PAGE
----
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Amazon in the Middle of Facial Recognition Tech Controversy

In the modern world of ever-developing technologies there are barely a few advancements that can really surprise us. However, ethical components of such seem to draw a lot of attention. And recently, Amazon got into a huge dispute over the selling of their facial recognition technology to the law enforcement bodies. So, decided to take a look into the issue.

Where It All Starts

The American Civil Liberties Union has revealed that Amazon is selling its facial recognition technology to the police placing the tech giant in a big fuss over the privacy matters.

Amazon’s Rekognition is a deep learning-based image and video analysis technology that allows for the identification of objects, people, text, scenes, and activities, as well as detection of any inappropriate content. However, the most interesting features offered by the service are indisputably the facial analysis and facial recognition. On their website, it is stated that “you can detect, analyze, and compare faces for a wide variety of user verification, cataloging, people counting, and public safety use cases,” which is offered by almost any other company that works in the facial recognition technology field.

Still, Amazon seeks to have a competitive edge, so it rolls out some new features every now and then. Thus, last November, Amazon Web Services (AWS) announced in their blog post three new features of Amazon Rekognition:

  • The detection and recognition of text in images.
  • Real-time face recognition across tens of millions of faces.
  • Detection of up to 100 faces in challenging crowded photos.

Well, this sounds much more interesting. However, the advancement isn’t quite a breakthrough in the field.

Last December, the massive Chinese surveillance system estimating to have 176 million CCTV cameras with facial recognition and AI technologies was tested by a BBC reporter, John Sudworth. In the experiment he was photographed and put into the police’s database, afterwards trying to blend in the crowd of one of the Chinese cities. As a result, it took 7 minutes to find and apprehend the reporter. A couple of months later, in February, the police of Zhengzhou, a city in China’s Henan province, have deployed smart-glasses to scan travellers passing through the entrances of crowded areas including busy train stations. The police said the usage of the technology had resulted in seven arrests. Charges included human trafficking and hit and runs.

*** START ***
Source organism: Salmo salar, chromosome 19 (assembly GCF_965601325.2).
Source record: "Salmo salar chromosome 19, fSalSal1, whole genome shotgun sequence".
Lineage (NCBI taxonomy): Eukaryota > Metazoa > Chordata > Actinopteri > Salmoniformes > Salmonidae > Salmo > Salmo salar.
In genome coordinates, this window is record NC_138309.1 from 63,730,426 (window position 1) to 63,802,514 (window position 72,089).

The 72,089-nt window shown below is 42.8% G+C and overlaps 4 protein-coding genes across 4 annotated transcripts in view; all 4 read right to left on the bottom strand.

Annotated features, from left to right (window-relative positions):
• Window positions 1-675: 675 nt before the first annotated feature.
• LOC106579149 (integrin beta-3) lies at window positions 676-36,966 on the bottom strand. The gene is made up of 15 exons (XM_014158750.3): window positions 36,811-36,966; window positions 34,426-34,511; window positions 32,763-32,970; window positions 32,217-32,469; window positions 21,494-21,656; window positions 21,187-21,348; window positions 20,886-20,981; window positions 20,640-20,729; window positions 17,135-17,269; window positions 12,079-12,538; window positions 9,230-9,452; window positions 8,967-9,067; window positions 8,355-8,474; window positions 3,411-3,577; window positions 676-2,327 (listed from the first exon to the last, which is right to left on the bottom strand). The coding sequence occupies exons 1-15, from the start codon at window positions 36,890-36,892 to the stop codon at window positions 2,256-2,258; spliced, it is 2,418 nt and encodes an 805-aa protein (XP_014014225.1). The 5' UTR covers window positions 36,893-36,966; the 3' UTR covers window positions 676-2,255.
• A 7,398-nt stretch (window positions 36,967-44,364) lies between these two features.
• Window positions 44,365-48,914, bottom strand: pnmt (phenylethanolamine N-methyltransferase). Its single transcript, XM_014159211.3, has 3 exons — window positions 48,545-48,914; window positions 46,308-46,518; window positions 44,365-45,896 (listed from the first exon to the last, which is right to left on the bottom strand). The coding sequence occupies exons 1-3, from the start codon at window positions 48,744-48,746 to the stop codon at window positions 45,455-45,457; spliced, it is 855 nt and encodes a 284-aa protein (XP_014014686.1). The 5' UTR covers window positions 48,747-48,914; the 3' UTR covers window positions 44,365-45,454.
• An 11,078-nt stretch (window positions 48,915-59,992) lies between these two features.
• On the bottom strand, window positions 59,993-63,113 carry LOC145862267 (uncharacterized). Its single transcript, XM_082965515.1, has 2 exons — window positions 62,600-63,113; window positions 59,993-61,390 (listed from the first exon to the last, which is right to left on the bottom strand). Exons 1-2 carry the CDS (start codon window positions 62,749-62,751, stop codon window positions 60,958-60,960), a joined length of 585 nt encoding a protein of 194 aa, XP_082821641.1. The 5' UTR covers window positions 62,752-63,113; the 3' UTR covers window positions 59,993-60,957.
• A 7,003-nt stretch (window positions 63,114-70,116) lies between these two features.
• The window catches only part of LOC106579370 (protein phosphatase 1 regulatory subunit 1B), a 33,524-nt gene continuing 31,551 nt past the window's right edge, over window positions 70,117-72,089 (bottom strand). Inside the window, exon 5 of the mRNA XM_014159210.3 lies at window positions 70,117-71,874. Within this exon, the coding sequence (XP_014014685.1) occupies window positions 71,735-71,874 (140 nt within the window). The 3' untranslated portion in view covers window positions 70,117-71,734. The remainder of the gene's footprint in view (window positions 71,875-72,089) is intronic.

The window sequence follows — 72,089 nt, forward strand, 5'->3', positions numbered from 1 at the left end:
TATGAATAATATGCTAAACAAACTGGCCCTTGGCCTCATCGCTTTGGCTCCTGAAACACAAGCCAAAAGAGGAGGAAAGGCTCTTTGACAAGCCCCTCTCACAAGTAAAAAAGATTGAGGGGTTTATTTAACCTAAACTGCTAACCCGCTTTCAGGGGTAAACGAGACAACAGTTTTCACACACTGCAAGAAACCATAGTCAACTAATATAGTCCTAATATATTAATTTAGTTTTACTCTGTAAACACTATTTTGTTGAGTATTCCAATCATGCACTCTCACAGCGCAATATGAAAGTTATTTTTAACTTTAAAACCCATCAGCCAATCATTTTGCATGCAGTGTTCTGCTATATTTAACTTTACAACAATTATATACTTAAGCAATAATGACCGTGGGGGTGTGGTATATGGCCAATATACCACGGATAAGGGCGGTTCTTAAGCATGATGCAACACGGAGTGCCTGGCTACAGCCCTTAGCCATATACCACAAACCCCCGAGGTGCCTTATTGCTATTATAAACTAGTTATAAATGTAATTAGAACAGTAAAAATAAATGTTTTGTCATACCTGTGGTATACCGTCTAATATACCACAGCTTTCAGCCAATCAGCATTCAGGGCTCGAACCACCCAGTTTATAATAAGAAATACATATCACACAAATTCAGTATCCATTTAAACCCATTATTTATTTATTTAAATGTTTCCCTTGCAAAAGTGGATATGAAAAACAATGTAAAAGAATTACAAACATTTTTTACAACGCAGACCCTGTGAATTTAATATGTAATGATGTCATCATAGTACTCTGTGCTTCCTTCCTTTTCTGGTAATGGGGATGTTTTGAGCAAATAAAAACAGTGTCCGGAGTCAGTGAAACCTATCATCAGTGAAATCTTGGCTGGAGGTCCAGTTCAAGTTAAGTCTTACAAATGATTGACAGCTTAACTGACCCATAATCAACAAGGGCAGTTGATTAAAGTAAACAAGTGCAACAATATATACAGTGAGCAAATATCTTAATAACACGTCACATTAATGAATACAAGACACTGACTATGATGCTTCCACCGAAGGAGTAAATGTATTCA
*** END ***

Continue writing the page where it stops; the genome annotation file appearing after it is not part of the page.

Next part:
The news from China may seem like an ominous Black Mirror screenplay came to life. For the general public, the news stayed on the level of a sci-fi plot, where it is mostly amusing to watch over the development of the situation. However, when the facial recognition technology draws attention of Western governments, this very fact seems to capture more interest than usual.

Controversial Tech and Dissonant Views

The facial recognition technology has initiated a heated debate in the Western society as it poses an obvious threat to one of the most fundamental human rights recognized in the West: privacy.

In an open letter to Jeff Bezos, the Founder & CEO at Amazon, a coalition of organizations dedicated to protecting civil rights and liberties, including the American Civil Liberties Union (ACLU) and Human Rights Watch (HRW), to name a few, addressed the issue of commercializing the surveillance services by selling them to the government authorities while stressing a probability of a threat to certain persons and communities. The undersigned organizations highlighted:

“Amazon also encourages the use of Rekognition to monitor “people of interest,” raising the possibility that those labeled suspicious by governments—such as undocumented immigrants or Black activists—will be targeted for Rekognition surveillance.”

One of the main statements in the open letter addresses the freedom of people to a normal life without being watched by the government:

“Facial recognition in American communities threatens this freedom. In overpoliced communities of color, it could effectively eliminate it. The federal government could use this facial recognition technology to continuously track immigrants as they embark on new lives. Local police could use it to identify political protesters captured by officer body cameras. With Rekognition, Amazon delivers these dangerous surveillance powers directly to the government”.

An Amazon spokeswoman then made a statement to New York Times stressing that “the company offered a general image recognition technology that could automate the process of identifying people, objects and activities” providing the examples of such usage. Thus, amusement parks can use the tech to find missing children, and Sky News, a British broadcaster, actually managed to automatically identify the guests at the recent royal wedding. She also said that “as with all AWS services, the company required customers to comply with the law.”

Amazon also told the Verge:

As a technology, Amazon Rekognition has many useful applications in the real world. Our quality of life would be much worse today if we outlawed new technology because some people could choose to abuse the technology.”

They have also posed the following question to the Hill:

“Imagine if customers couldn’t buy a computer because it was possible to use that computer for illegal purposes?”

Deputy Jeff Talbot, a spokesman for the Washington County Sheriff’s Office, and one of the law enforcement authorities to use Rekognition, told New York Times:

“Amazon’s facial recognition system was not being used for mass surveillance by the office. The company has a policy to use the technology only to identify a suspect in a criminal investigation and has no plans to use it with footage from body cameras or real-time surveillance systems.”

The Orlando Police Department, the other authority to use it, recently had a news conference regarding the usage of the software on several cameras in the city’s downtown as reported by the Orlando Sentinel. The police Chief, John Mina, said that no members of the public are being tracked by the software. Seven OPD officers who volunteered for the pilot are the only people whose images have been uploaded into the system. The main reason for using Amazon’s software is to try out new technology.